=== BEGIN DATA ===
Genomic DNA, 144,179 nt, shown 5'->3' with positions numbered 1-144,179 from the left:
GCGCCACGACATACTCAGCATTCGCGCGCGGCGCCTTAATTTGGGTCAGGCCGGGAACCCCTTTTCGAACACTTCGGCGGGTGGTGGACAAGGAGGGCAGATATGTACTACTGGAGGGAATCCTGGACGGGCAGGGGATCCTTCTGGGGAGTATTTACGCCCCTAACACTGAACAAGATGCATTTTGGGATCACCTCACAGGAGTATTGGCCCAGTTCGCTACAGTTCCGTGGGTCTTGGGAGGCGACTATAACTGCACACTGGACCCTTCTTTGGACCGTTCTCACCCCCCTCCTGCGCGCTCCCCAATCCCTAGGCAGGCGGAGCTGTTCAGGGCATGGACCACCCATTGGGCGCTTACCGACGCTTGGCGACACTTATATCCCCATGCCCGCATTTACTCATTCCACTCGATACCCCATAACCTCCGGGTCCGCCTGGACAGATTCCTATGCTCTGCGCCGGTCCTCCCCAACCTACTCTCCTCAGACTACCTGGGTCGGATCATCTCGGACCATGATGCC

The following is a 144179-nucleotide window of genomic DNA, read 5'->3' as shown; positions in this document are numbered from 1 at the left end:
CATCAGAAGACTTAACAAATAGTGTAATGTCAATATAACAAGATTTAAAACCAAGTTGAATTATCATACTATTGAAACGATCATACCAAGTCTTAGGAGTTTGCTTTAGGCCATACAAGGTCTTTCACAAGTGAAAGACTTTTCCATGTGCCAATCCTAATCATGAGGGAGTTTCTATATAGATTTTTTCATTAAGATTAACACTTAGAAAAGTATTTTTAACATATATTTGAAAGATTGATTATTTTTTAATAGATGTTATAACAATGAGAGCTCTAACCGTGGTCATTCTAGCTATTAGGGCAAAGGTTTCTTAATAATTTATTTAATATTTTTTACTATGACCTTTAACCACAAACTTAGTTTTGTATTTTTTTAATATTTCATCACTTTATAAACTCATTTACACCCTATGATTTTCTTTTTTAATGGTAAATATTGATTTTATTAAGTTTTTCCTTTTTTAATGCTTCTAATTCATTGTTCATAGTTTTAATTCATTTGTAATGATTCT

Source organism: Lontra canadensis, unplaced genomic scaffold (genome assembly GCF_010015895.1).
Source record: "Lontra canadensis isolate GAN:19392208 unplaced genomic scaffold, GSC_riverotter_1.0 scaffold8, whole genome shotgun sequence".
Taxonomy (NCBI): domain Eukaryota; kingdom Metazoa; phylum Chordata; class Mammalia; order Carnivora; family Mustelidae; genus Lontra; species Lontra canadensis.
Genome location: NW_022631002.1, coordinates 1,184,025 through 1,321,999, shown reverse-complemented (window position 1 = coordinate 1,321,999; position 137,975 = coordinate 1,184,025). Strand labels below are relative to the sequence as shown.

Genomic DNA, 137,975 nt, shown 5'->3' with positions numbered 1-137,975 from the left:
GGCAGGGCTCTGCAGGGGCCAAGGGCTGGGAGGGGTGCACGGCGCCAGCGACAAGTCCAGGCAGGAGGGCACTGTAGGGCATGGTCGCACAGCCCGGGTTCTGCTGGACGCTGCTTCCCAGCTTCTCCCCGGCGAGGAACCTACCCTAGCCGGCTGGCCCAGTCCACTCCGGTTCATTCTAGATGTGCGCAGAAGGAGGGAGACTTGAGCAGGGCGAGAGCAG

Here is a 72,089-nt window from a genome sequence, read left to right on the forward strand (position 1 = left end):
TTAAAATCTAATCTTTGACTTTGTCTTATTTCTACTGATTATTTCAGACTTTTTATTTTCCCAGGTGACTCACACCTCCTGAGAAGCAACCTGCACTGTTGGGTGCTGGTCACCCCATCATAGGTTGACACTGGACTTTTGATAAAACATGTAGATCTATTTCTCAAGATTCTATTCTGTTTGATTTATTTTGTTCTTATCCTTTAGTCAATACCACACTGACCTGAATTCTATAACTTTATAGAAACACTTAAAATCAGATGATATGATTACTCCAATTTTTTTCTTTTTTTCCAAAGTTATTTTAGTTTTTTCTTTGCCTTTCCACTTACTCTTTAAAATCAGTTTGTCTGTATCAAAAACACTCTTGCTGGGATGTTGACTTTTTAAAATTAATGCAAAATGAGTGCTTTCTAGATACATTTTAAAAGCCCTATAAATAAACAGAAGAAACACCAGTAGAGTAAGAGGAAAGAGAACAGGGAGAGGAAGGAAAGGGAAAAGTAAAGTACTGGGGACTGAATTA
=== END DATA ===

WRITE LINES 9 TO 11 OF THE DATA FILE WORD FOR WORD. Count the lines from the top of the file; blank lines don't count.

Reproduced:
Genomic DNA, 137,975 nt, shown 5'->3' with positions numbered 1-137,975 from the left:
GGCAGGGCTCTGCAGGGGCCAAGGGCTGGGAGGGGTGCACGGCGCCAGCGACAAGTCCAGGCAGGAGGGCACTGTAGGGCATGGTCGCACAGCCCGGGTTCTGCTGGACGCTGCTTCCCAGCTTCTCCCCGGCGAGGAACCTACCCTAGCCGGCTGGCCCAGTCCACTCCGGTTCATTCTAGATGTGCGCAGAAGGAGGGAGACTTGAGCAGGGCGAGAGCAG

Here is a 72,089-nt window from a genome sequence, read left to right on the forward strand (position 1 = left end):